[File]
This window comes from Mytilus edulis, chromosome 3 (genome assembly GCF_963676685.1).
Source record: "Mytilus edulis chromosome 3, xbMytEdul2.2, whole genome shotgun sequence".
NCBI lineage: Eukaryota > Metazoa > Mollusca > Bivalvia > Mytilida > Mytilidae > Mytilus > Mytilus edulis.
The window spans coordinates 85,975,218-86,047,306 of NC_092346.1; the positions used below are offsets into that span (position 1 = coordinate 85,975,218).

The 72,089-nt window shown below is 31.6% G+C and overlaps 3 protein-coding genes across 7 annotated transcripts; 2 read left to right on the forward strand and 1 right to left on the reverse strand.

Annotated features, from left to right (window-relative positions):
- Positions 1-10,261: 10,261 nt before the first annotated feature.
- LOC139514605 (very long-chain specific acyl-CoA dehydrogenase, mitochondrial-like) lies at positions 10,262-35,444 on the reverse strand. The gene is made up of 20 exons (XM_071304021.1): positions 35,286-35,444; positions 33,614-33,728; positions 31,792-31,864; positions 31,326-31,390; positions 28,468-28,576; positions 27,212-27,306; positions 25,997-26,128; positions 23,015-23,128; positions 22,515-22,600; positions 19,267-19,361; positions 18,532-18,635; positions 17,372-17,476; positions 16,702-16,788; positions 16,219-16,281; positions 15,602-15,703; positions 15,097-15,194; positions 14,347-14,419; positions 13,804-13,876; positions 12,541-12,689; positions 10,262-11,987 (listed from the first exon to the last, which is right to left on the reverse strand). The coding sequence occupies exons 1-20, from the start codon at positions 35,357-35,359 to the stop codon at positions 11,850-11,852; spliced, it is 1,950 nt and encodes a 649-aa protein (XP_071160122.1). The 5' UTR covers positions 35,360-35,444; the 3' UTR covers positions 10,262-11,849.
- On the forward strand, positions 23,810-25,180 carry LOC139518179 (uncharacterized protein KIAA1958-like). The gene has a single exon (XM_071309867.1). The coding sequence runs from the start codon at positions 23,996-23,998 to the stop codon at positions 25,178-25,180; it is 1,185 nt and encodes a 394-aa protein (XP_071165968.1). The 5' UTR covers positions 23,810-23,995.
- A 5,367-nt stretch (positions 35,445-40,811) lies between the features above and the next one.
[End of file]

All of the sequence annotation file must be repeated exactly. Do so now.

This window comes from Mytilus edulis, chromosome 3 (genome assembly GCF_963676685.1).
Source record: "Mytilus edulis chromosome 3, xbMytEdul2.2, whole genome shotgun sequence".
NCBI lineage: Eukaryota > Metazoa > Mollusca > Bivalvia > Mytilida > Mytilidae > Mytilus > Mytilus edulis.
The window spans coordinates 85,975,218-86,047,306 of NC_092346.1; the positions used below are offsets into that span (position 1 = coordinate 85,975,218).

The 72,089-nt window shown below is 31.6% G+C and overlaps 3 protein-coding genes across 7 annotated transcripts; 2 read left to right on the forward strand and 1 right to left on the reverse strand.

Annotated features, from left to right (window-relative positions):
- Positions 1-10,261: 10,261 nt before the first annotated feature.
- LOC139514605 (very long-chain specific acyl-CoA dehydrogenase, mitochondrial-like) lies at positions 10,262-35,444 on the reverse strand. The gene is made up of 20 exons (XM_071304021.1): positions 35,286-35,444; positions 33,614-33,728; positions 31,792-31,864; positions 31,326-31,390; positions 28,468-28,576; positions 27,212-27,306; positions 25,997-26,128; positions 23,015-23,128; positions 22,515-22,600; positions 19,267-19,361; positions 18,532-18,635; positions 17,372-17,476; positions 16,702-16,788; positions 16,219-16,281; positions 15,602-15,703; positions 15,097-15,194; positions 14,347-14,419; positions 13,804-13,876; positions 12,541-12,689; positions 10,262-11,987 (listed from the first exon to the last, which is right to left on the reverse strand). The coding sequence occupies exons 1-20, from the start codon at positions 35,357-35,359 to the stop codon at positions 11,850-11,852; spliced, it is 1,950 nt and encodes a 649-aa protein (XP_071160122.1). The 5' UTR covers positions 35,360-35,444; the 3' UTR covers positions 10,262-11,849.
- On the forward strand, positions 23,810-25,180 carry LOC139518179 (uncharacterized protein KIAA1958-like). The gene has a single exon (XM_071309867.1). The coding sequence runs from the start codon at positions 23,996-23,998 to the stop codon at positions 25,178-25,180; it is 1,185 nt and encodes a 394-aa protein (XP_071165968.1). The 5' UTR covers positions 23,810-23,995.
- A 5,367-nt stretch (positions 35,445-40,811) lies between the features above and the next one.